Director survives remake ‘scuicide’

Brighton Rock
Brighton Rock

EASTBOURNE’S latest appearance on the big screen was launched across the country yesterday with the general release of Brighton Rock.

The town features extensively in the adaptation of the classic Graham Greene novel and award-winning 1947 film, and on Thursday evening the release was celebrated with a gala premiere performance at the Cineworld cinema.

The event was attended by Eastbourne’s great and good and featured a question and answer session from the film’s director Rowan Joffe.

It’s Joffe’s directorial debut and stars up-and-coming British actors Sam Riley and Andrea Riseborough, with supporting performances from Phil Davis, Helen Mirren and John Hurt

He said, “When I was first approached, I baulked at the idea. I don’t like remakes.

“And remaking perhaps the greatest British movie would be professional suicide.

“But curiosity sent me to my bookcase. I got down a copy of the novel from my school days, blew off the dust and started to read.

“Then fell in love. In love with the insecure, fear-fuelled psychopath, Pinkie and his deadly mixture of satanic menace and schoolboy precociousness.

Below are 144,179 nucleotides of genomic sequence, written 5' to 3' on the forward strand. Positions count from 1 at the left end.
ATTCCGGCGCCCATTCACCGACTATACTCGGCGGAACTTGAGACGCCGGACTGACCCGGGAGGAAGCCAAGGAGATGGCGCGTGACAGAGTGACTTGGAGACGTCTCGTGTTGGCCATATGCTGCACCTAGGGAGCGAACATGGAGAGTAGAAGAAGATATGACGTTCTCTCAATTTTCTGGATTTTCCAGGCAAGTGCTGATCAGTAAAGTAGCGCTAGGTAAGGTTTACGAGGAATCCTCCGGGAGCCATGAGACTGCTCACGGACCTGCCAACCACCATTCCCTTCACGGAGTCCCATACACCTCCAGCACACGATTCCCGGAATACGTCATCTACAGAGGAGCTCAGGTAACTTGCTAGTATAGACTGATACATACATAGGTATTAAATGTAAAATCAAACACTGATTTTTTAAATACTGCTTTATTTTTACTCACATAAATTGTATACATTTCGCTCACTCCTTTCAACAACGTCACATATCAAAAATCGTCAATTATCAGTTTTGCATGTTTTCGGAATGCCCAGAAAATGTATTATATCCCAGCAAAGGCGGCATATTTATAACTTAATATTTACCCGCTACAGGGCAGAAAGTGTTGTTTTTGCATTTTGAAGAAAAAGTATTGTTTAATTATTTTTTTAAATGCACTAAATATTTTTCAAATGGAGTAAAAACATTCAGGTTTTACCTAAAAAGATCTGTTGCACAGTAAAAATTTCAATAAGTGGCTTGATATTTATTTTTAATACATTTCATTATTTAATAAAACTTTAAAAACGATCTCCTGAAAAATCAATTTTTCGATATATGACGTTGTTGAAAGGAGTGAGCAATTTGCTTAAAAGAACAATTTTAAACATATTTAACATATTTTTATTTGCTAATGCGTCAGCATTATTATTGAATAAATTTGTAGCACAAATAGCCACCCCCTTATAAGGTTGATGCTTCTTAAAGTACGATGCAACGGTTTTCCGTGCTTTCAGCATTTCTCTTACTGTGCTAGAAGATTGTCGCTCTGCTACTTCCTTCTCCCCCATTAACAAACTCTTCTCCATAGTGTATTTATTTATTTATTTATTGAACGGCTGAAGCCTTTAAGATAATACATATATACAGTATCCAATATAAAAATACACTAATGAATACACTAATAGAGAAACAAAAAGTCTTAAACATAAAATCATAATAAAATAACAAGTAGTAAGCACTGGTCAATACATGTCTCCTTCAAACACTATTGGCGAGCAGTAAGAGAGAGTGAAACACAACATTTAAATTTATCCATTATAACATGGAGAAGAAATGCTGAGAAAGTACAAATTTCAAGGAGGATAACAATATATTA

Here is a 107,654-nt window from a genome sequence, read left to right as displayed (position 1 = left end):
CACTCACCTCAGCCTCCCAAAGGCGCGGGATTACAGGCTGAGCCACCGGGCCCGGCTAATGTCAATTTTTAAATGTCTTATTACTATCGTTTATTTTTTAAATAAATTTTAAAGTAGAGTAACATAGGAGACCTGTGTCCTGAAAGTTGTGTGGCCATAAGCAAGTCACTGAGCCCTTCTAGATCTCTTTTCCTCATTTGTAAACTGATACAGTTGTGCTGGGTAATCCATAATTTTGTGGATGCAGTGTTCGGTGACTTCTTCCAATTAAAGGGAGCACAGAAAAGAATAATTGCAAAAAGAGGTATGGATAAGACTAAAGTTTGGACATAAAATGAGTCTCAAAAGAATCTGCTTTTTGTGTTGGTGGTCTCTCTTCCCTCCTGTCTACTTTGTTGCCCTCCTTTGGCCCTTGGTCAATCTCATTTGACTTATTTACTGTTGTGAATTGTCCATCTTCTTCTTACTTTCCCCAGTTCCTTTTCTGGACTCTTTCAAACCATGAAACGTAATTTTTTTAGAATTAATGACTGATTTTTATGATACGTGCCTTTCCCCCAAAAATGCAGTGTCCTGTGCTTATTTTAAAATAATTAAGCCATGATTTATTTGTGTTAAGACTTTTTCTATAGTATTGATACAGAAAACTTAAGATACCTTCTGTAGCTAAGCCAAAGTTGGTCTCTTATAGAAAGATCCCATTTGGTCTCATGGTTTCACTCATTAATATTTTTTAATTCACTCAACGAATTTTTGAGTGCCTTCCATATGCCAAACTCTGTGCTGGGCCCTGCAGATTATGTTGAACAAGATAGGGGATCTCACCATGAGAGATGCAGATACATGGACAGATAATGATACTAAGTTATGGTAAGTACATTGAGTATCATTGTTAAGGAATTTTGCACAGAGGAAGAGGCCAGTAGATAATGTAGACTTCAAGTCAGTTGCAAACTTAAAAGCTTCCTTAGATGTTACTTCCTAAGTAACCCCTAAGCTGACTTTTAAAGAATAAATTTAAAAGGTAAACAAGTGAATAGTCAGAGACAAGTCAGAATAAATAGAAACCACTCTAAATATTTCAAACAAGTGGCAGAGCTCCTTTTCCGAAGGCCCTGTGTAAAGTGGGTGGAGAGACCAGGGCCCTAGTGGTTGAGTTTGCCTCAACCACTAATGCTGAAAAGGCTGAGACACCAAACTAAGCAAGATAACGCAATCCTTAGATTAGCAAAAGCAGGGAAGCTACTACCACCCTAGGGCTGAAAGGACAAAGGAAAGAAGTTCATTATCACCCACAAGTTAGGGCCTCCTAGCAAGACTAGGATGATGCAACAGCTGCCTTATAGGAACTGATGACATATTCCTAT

“In love with the key witness to his first murder, the innocent yet motivated tea‐room waitress, Rose.”

The action has been transplanted from the 1930s to the 1960s complete with feuding Mods and the Rockers.

It tells the story of Pinkie, a cold-hearted brutal youth and small-time gangster.

When a young and very innocent waitress, Rose, stumbles on evidence linking him to a revenge killing, he sets out to seduce her to secure her silence.

Producer Paul Webster said, “It’s just a brilliant story.

“It features one of the greatest bad guys ever created in Pinkie Brown.

“Graham Greene was in love with cinema and is eminently adaptable because he writes so cinematically.

“I was really pleased when I saw the final cut. What you want always is for your own vision to be surpassed by its realisation.

“I thought the movie looked sensational, and hats off to cinematographer John Mathieson for making a beautiful film and giving us all a hot house high pressure education in how to make something look like the 60s but also very contemporary.

“When you’ve read the script, cast the movie, and been around when all the performances were put down on film, you think you’d know what to expect.

“But somehow, it was only when it all came together that I could see there was a really special kind of magic.

“ I would say I was far more than pleased; I was thrilled by the final film.”